The village of Beauty and the Beast
Nowadays, the saying, “It takes a village” is popular. It brings up images of a simpler time, a time when groups of people lived together for their whole lives and knew each other very well. A time when your neighbor was perhaps as close as your family.
That time is long gone. Families live far apart, or if they don’t live far apart, they often have issues why they don’t see each other more often. People also change jobs every few years and never care enough to get to know their co-workers.
In my view, Beauty & the Beast Fandom has become a Village of sorts. Beauty & the Beast doesn’t just refer to a television show that was canceled by CBS executives a long time ago. It is a living community that has become The Village of my life.
Beauty & the Beast fans are not connected by geography, but by something much stronger. We are connected by passion.
My family was not big on travel. In the early nineties, when I discovered Fandom and conventions, my dad was the only one in our family who had even been on a plane. He was forced to fly several times throughout his time in the U.S. Army but didn’t like it one bit. When we went on family vacations, it was always someplace we could drive to. This meant that it was always someplace on the East Coast. Traveling anywhere else was not really even on my radar.
So my first real fan-run convention, South of Oz in 1991, was not just my first foray into the world of sci-fi conventions in general, and Beauty & the Beast Fandom in particular, it was also my first plane ride and the first inkling that, unlike my family, I had a love of travel.
I had the sense of a Village right away. I felt at home among strangers in a world that I never even knew existed. I felt at home in a way that I never even felt among friends in my geographical area. In the early days, yes, there was conflict between the Classic and Third Season fans, but even that didn’t deter me. I am a person who normally does not like conflict but I still had the unmistakable feeling that I truly belonged at Beauty & the Beast conventions.
My memories of South of Oz are nothing short of magical. The Friday night costumes were incredible. I remember there being dozens of Catherines – each one from a different episode – it was really joyous to see them all together. In those days, any sign that Catherine wasn’t dead was enough to make me giddy with happiness.
The banquet the following night was equally amazing. I was still new to fan made music videos – having seen maybe only one or two previously at Creation conventions in New York City. The three shown at the South of Oz banquet just blew me away. The first was to the song, “The Story of My Life” by Neil Diamond and focused on Vincent, the second was some comic relief to “My Boyfriend’s Back,” and focused on Catherine. The last was “That’s What Friends Are For” featuring all the Tunnel characters. They hit on all the right emotions - and threatened to overwhelm me in a way I had never experienced before.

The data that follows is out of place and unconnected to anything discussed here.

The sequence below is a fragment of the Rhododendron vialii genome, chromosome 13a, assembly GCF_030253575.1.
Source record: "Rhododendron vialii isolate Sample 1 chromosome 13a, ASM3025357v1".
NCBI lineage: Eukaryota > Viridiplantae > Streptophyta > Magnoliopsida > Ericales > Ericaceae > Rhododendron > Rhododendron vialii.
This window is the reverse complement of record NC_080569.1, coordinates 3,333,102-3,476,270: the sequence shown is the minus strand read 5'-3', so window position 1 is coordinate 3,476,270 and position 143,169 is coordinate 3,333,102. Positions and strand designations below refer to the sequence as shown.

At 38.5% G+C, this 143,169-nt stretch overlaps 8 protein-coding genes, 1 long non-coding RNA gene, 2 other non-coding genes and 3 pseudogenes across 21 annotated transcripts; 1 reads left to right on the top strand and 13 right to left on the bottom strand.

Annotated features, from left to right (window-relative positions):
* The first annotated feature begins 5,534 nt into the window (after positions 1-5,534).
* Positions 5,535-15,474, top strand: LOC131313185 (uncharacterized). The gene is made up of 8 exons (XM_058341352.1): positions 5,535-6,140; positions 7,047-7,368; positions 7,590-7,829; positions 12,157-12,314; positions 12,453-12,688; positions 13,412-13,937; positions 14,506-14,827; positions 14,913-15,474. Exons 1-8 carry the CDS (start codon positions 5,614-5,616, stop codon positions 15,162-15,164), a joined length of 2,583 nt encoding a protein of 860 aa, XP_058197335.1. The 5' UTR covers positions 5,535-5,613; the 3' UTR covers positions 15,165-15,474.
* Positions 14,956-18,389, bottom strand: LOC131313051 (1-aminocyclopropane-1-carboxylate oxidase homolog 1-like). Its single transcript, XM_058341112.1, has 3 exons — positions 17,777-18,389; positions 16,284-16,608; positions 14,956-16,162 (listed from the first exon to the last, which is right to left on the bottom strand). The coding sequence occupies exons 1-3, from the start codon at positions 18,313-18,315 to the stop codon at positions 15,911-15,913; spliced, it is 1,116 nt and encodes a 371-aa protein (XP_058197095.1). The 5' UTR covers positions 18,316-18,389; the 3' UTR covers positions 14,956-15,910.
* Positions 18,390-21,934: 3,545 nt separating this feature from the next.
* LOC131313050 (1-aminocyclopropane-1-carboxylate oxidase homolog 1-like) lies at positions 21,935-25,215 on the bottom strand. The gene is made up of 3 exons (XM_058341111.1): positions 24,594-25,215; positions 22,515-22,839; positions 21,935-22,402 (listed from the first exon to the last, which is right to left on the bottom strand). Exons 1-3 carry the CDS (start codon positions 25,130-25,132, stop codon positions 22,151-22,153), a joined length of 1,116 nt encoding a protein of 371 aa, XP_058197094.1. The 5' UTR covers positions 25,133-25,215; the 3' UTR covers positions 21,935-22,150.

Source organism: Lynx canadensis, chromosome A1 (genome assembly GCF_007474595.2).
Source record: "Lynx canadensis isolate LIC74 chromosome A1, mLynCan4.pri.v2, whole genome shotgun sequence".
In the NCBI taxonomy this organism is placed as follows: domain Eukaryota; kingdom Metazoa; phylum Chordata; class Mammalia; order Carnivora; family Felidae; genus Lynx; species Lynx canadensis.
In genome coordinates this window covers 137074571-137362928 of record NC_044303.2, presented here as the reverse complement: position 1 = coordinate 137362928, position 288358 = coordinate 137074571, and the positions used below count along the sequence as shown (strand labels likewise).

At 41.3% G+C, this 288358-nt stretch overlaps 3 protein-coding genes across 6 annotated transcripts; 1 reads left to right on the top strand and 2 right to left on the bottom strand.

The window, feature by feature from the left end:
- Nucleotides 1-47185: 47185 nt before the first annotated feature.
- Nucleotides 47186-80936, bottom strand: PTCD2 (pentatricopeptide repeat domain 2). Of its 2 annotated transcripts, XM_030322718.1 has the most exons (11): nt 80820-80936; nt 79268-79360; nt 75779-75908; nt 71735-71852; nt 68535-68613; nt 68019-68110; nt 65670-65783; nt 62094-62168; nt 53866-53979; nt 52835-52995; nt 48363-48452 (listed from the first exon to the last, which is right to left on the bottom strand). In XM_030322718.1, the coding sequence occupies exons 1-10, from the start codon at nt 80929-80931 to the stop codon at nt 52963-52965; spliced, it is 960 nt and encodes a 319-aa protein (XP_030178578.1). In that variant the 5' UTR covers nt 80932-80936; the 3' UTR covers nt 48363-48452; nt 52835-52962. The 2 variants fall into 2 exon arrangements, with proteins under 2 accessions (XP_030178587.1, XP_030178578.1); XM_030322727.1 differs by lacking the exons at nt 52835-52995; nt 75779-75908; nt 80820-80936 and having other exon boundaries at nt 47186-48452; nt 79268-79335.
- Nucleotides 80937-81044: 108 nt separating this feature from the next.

But that wasn’t all – there was also a reading by Sue Glasgow that was accompanied by a wonderful shadow play. It spoke of the legacy Vincent and Catherine would have in the Tunnels. Years later, I learned that my new roommate, Cyndi, played Catherine in that shadow play.
Unfortunately, a lot of people at that convention did not get to meet Ron Perlman, but I was one of the lucky ones. I remember waiting in a very long line. Finally, I got up to the door of the room where he was signing. I had only just taken a step inside the doorway when security came and closed the door – cutting off the line right behind me. I remember feeling bad – like - who am I? – so new to everything – that I should meet him when others could not? But there was nothing I could do except focus on the task at hand.
He seemed to be rushed, like he was just signing as fast as he could because he had to catch a plane or something. But I found the courage to say, “Thank you for being so wonderful as Vincent, you really touched my heart.” And that seemed to stop him in his tracks. He paused in his writing, looked up at me, smiled and shook my hand.
It has been only recently, that I’ve fully realized how meeting celebrities at conventions has been such a good thing for a once painfully shy girl. Right from that very first Creation con in NYC, where Jay Acavone was the only guest, I felt like I must reach out to the people from this show that touched me so much - no matter how scary it seemed. This was highly unusual for me. Up until that point in my life, I would just as soon not approach a VIP of any kind. And when you are shy, a “VIP” could be almost anyone with any kind of authority or different experience than you.